by Staff Writers
Jerusalem (AFP) May 22, 2012
Israeli officials on Tuesday sought to pour cold water on hopes of an emerging deal between the International Atomic Energy Agency and Iran to try and solve the dispute over Tehran's nuclear drive.
"We are highly sceptical about this apparent agreement between the IAEA and Iran," a senior official told AFP, speaking on condition of anonymity.
Earlier on Tuesday, IAEA chief Yukiya Amano said the UN nuclear watchdog would sign an accord "quite soon" with Iran in a bid to end the long-running crisis over its atomic activities, in what he termed an "important development."
Israeli Defence Minister Ehud Barak accused Iran of playing for time in order to relieve pressure ahead of key talks with world powers in Baghdad on Wednesday.
"It appears that the Iranians are trying to reach a 'technical agreement' which will create the impression of progress in the talks, in order to remove some of the pressure before the talks tomorrow in Baghdad as well as to put off an intensification of the sanctions," he said in remarks sent out by his office.
"Israel believes that Iran should be shown a clear line so there is no 'window or crack' through which they can go to advance their military nuclear programme."
Other senior officials took a similar stance.
"We are pretty suspicious," said Finance Minister Yuval Steinitz, a member of Prime Minister Benjamin Netanyahu's nine-member inner circle.
"We have seen the Iranians playing hide-and-seek for years with the international community and the International Atomic Energy Agency," he told Israel's army radio.
Amano's remarks were made on his return to Vienna after top-level talks in Tehran which touched on gaining access to the Parchin military site, where the watchdog believes weapons-related activity took place.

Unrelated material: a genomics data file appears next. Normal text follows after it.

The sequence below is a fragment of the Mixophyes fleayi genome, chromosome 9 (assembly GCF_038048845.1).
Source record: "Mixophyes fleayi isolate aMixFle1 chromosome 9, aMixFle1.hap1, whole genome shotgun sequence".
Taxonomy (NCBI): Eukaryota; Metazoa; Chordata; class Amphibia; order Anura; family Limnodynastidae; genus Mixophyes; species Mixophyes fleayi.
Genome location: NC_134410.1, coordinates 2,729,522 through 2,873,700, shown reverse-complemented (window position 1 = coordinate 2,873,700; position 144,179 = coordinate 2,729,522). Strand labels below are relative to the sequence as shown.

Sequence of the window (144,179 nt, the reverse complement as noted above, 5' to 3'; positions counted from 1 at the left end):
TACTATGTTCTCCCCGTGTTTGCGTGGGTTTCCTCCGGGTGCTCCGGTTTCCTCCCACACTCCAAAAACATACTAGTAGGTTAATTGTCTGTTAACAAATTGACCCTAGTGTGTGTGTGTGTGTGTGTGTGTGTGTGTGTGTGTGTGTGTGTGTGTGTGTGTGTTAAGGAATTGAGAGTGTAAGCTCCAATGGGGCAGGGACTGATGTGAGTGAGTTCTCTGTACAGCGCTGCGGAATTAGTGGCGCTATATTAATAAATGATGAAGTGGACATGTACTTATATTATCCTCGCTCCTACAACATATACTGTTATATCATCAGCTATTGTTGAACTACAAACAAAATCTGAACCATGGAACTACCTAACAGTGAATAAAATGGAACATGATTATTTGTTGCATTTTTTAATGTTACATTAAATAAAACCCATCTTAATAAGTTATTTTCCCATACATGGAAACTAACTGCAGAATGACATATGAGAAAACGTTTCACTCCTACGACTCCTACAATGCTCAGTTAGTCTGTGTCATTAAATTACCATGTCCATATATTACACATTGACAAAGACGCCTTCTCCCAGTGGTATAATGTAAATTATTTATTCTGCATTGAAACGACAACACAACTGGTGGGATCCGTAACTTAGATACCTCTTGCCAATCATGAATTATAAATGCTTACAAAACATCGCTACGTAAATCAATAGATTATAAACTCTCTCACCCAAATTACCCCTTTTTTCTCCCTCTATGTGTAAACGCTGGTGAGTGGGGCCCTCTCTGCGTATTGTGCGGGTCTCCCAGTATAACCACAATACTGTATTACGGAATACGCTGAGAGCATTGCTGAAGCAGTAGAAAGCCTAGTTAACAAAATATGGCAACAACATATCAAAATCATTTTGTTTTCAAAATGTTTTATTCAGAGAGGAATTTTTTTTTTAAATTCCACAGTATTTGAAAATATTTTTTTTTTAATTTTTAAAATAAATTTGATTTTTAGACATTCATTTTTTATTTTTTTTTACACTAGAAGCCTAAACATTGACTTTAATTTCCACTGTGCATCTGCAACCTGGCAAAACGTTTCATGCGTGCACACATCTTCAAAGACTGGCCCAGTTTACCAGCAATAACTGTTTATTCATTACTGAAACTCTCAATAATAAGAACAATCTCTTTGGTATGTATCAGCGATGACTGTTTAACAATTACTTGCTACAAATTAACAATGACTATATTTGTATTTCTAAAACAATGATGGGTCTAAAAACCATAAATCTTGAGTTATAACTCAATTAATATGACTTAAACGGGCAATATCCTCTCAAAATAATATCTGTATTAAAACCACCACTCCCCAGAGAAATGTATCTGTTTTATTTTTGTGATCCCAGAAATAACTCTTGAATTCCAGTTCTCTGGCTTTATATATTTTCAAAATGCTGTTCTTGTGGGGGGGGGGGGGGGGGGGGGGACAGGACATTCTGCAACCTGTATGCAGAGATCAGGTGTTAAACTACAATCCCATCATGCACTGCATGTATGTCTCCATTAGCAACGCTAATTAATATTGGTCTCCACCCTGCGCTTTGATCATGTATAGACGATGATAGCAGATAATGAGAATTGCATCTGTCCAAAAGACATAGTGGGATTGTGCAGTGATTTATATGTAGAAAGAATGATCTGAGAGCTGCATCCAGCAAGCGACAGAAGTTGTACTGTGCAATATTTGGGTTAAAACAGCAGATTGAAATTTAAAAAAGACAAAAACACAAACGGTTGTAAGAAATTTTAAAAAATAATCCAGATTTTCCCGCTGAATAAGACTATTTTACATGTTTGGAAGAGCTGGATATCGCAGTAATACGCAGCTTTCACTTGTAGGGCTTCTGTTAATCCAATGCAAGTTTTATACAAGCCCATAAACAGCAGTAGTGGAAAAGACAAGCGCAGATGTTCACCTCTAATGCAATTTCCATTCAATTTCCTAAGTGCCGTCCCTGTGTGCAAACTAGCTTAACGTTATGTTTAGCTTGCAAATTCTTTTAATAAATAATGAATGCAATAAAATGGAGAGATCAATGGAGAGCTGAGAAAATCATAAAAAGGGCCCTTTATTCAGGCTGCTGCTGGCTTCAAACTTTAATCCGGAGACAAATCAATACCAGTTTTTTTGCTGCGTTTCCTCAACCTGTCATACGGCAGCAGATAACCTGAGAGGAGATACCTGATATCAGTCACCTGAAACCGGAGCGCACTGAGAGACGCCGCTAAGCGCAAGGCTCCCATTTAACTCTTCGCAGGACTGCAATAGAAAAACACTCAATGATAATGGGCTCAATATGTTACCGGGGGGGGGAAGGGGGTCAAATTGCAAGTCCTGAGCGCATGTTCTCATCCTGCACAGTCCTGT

But the official criticised the fact that the planned accord only appeared to deal with supervision of Iran's nuclear facilities and not with the wider question of what many suspect is an attempt to develop a weapons capability.
"This apparent agreement with Iran only deals with IAEA supervision; it doesn't deal with the bigger issue: stopping Iran from developing a nuclear weapon," he said.
He said Iran had a history of violating agreements with the IAEA.
"We saw in the past how agreements between the IAEA and Iran were flagrantly violated by Iran," he said.
"We saw that specifically when they hid two nuclear facilities, one in Natanz and one near Qom. We saw the same with North Korea, which despite their agreement with the IAEA, continued to develop nuclear arms."
Senior officials within Israel's military intelligence services believe Iran will do whatever it takes to buy itself a little more time.
"Iran wants talks to continue, to avoid being forced to close its Qom facility and to stop enriching uranium," Brigadier General Itai Brun told the parliamentary committee on foreign affairs and defence.
Brun, who heads the intelligence service's research division, said Iran currently had 450 missiles capable of hitting the Jewish state, but did not say if any of them were capable of carrying nuclear warheads.
News of the IAEA deal was announced on the eve of fresh talks between Iran and the P5+1 world powers due to take place in Baghdad, which on Monday saw Netanyahu urging the international community to show "determination, not weakness" over Iran's nuclear drive.
Israel is insisting that Iran stop enriching uranium, whether to 20 percent or to 3.5 percent, and that it send all its stocks of enriched uranium out of the country and dismantle its Fordo plant near the Shiite shrine city of Qom.
"Even if the Iranians are allowed to hold a symbolic amount -- a few hundred kilogrammes of 3.5 percent enriched uranium -- it needs to be under tight supervision," Barak said.
"This will guarantee that at any given moment, the Iranians will not have enough uranium to enable the development of a military nuclear capability," he said.
"It is absolutely forbidden to make any concessions to Iran. The demands of the world powers must be clear and unequivocal."
Israel, widely considered the Middle East's sole if undeclared nuclear power, says an atomic Iran would pose an existential threat to the Jewish state and has refused to rule out the option of a pre-emptive military strike.
Amos Gilad, a senior official in Barak's office, said Iran's main aim was to "get rid of the terrible burden of sanctions."
"They will not give up as long as their leader (Ayatollah Ali) Khameini -- with the Revolutionary Guards in the background -- is in power," he told army radio.
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